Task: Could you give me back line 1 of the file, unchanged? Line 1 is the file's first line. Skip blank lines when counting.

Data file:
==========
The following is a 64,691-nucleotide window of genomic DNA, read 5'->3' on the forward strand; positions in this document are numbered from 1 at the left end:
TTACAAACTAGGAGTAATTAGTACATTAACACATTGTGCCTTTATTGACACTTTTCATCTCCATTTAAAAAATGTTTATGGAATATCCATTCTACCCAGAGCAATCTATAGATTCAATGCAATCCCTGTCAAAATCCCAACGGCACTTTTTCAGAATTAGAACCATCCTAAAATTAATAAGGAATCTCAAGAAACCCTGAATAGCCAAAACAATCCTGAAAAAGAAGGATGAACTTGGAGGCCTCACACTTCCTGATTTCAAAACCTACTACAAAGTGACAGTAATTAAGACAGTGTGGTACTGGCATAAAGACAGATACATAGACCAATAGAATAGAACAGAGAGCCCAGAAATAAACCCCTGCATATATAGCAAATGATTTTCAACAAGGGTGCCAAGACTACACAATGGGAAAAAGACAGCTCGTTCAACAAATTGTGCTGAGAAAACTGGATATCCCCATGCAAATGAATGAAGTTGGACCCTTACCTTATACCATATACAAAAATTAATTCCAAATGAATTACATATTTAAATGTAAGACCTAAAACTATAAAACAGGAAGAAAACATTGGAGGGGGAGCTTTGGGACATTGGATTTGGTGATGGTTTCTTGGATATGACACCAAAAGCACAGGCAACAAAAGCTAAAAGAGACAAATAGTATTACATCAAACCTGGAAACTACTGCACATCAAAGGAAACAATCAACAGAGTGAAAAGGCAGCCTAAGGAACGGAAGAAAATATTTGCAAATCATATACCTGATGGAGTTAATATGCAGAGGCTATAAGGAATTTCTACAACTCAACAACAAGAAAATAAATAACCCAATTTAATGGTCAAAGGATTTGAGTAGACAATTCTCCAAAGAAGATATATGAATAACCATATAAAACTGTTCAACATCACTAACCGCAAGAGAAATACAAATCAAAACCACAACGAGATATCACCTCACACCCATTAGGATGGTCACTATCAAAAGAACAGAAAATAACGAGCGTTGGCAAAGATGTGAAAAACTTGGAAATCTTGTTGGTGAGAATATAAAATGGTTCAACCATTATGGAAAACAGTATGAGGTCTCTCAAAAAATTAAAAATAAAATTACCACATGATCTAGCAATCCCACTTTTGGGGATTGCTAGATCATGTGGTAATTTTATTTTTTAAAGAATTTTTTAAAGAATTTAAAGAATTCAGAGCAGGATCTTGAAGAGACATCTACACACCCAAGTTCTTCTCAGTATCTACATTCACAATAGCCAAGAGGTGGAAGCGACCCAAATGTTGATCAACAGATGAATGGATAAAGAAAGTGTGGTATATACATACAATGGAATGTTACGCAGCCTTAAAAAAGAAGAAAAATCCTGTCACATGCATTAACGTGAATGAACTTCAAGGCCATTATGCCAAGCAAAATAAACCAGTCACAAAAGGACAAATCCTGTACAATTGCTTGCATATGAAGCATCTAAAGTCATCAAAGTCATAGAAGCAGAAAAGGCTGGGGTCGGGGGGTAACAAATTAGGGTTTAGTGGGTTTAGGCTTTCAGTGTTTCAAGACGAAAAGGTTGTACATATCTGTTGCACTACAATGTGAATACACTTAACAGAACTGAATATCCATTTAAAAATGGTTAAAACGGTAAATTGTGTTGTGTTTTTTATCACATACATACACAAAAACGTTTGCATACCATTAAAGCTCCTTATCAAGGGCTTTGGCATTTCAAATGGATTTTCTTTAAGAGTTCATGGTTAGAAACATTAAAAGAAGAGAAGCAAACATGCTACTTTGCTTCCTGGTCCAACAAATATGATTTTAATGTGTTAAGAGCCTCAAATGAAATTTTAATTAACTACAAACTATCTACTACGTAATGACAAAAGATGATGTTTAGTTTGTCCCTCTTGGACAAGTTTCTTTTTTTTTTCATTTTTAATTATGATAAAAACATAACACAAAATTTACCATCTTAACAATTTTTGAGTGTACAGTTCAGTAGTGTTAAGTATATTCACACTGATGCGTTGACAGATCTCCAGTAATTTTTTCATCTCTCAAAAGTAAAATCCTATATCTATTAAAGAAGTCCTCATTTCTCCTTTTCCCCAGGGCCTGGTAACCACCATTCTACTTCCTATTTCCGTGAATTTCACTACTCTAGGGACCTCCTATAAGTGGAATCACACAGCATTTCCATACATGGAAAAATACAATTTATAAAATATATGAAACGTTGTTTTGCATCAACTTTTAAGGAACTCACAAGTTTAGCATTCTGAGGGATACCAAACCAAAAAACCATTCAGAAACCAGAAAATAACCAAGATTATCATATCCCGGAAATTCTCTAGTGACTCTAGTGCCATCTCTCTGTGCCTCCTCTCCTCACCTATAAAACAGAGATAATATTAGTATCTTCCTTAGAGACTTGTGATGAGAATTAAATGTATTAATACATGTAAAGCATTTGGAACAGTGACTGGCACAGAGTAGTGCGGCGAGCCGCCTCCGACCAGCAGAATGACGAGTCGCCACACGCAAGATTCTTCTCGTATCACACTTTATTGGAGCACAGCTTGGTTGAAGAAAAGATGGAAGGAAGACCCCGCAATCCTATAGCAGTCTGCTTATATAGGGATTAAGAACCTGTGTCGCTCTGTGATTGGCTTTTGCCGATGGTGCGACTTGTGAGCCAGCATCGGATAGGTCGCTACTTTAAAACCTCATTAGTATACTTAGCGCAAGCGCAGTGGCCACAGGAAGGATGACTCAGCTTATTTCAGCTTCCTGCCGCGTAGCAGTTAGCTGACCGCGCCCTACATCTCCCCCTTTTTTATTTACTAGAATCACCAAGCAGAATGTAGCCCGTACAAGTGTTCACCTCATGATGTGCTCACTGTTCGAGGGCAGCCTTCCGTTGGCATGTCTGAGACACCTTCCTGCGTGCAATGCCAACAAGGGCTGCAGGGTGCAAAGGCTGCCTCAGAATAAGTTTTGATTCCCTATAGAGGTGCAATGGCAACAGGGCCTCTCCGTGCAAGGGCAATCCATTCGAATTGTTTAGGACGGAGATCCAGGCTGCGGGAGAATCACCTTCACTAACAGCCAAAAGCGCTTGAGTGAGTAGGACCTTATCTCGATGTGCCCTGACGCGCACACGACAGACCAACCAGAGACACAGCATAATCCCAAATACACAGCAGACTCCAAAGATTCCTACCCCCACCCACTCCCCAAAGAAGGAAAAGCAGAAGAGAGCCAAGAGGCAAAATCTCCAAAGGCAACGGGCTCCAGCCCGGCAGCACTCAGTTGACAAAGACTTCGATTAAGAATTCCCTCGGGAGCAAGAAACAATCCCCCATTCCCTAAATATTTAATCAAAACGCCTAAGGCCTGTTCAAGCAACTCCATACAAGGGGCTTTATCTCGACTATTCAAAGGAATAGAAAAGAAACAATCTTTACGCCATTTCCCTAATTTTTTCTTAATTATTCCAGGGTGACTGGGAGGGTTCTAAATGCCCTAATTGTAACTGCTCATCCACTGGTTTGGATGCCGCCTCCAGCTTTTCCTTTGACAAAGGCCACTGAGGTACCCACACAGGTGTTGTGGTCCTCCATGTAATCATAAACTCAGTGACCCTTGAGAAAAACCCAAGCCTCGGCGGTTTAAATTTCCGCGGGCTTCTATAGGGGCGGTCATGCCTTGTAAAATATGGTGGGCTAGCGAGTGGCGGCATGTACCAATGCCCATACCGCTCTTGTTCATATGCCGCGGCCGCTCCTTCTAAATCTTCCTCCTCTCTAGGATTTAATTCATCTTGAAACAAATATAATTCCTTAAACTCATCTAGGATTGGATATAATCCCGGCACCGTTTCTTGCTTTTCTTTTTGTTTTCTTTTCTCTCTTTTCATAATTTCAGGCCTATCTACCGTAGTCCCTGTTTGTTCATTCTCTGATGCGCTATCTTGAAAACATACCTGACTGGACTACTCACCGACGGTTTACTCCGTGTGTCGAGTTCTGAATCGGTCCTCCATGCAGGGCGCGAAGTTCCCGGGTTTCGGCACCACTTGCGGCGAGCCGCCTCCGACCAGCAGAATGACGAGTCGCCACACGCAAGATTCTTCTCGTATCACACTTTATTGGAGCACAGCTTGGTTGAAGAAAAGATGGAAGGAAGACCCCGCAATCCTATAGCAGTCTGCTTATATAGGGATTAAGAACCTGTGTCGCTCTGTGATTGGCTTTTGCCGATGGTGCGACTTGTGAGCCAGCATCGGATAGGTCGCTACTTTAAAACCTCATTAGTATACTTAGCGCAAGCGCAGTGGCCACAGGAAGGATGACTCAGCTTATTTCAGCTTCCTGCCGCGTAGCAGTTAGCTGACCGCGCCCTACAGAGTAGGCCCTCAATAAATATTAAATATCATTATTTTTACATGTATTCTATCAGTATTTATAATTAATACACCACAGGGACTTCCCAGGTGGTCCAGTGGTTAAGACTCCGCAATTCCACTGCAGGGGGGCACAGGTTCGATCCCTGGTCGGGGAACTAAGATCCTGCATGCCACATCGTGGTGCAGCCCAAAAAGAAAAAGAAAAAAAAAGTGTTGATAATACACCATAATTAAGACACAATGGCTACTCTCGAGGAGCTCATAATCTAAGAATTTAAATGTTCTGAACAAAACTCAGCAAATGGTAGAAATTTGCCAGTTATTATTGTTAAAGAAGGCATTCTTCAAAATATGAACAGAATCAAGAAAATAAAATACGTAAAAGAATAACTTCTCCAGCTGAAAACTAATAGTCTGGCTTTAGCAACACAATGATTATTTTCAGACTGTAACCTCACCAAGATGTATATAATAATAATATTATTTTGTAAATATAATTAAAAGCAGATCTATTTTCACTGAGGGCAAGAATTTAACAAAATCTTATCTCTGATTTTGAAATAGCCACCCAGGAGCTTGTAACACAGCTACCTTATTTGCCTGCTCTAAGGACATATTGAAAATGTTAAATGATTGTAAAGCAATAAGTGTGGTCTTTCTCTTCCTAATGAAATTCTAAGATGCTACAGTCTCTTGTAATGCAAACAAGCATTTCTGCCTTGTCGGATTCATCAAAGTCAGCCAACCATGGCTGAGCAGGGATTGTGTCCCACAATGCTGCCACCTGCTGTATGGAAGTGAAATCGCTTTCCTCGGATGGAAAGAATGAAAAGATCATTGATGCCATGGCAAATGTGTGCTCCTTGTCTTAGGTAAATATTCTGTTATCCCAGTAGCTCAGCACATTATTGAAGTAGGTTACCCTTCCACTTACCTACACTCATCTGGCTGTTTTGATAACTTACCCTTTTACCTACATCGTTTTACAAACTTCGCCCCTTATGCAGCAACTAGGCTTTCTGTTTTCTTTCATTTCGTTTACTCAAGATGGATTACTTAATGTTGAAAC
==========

The following is a 64,691-nucleotide window of genomic DNA, read 5'->3' on the forward strand; positions in this document are numbered from 1 at the left end: